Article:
Immigrants: Melting Pot or Mosaic?

My response to an article promoting forced assimilation of immigrants into our America culture:

Canada has always considered itself a mosaic, while America has thought of itself as a melting pot. In a mosaic, everyone maintains their own cultural identity, which makes sense for Canada since there is a clear line between the French and English cultures. They just handle all other cultures the same way. But here, as a melting pot, the idea is to blend together – to have immigrants add their unique spice to the soup. What we look for is the very best every culture has to offer to be added and blended in the mix. In that manner, American culture is always changing, always becoming stronger, always evolving into something even more wonderful and incredible that it has been before. True culture is never imposed on folks, it grows from the traditions we honor and the new additions we embrace. Our holidays, the foods we eat, the words we use here in our country are largely borrowed from other cultures. And those things we create ourselves, such as New Orleans Jazz came out of that melting pot. Like any melting pot, slag often rises to the surface and, to make the metal as strong as it can be, you have to remove the slag. That’s why we don’t do the Makarena any more. But what’s left is the alloy that has forged the America we know today. That is how it has always been. It is our most deeply held tradition built on our most fundamental values. But I do agree with the author of the quoted article in one respect. If you don’t like it, you can leave.

Voice In The Wind

Here’s an ethereal piece from 1980. We had rented a synthesizer for the horror film I was directing (The Strangeness, available on Amazon) and I took advantage of the opportunity to knock out a few of my own compositions while we had it. Turns out, this was the exact same synthesizer that had been rented to Star Trek The Motion Picture – the first movie – and they had used it to make that big bass twang whenever we saw V’ger. Kind of like tickling history with your fingers. I used the bend wheel to get some stretchy surreal effects as you can hear for yourself.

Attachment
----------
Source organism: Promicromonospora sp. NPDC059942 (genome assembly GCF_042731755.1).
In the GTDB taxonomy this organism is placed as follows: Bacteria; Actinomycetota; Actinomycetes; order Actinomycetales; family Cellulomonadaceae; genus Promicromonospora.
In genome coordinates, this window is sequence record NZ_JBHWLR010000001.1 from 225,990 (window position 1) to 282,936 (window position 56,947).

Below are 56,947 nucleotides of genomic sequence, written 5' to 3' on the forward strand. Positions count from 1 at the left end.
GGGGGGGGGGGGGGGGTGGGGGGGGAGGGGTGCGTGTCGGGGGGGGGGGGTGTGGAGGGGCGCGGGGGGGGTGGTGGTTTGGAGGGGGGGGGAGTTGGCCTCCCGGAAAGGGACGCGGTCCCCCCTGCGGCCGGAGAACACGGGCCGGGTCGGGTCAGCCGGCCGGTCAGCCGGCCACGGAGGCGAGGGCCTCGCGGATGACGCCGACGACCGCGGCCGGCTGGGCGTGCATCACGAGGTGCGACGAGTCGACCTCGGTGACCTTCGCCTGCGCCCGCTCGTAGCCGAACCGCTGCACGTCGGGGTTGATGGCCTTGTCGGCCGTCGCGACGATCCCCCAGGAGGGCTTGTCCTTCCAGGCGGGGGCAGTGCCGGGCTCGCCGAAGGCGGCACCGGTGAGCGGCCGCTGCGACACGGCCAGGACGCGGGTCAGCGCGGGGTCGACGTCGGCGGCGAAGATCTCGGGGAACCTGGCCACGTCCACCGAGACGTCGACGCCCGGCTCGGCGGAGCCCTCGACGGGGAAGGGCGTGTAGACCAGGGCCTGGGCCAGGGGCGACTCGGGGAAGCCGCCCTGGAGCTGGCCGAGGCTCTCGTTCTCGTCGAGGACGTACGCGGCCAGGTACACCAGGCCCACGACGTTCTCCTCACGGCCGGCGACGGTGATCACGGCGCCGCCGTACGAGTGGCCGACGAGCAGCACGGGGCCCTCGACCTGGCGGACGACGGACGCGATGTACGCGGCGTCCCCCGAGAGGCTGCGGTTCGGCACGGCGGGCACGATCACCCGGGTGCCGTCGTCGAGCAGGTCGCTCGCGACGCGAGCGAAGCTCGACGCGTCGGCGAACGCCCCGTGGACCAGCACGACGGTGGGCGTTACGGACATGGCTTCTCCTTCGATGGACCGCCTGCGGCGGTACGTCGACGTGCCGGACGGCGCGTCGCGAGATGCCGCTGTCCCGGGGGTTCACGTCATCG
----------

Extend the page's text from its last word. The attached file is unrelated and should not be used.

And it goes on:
Maynard G. Krebbs

An homage to the character played by Bob Denver (Gilligan) on his firs TV series in which he had the role of a quirky beatnik who was the best friend to the main character (whose name was the title of the series), Dobie Gillis. Warren Beatty also had a recurring role as the handsome college man.

Four shots taken near our camp site (2019)

Teresa enjoys a quiet moment in a meadow just a few feet form our tent.
An erratic boulder in the moraine near our camp site
The next peak is visible in the background near the center – no civilization within eye-shot
Untouched by man – this is why we hike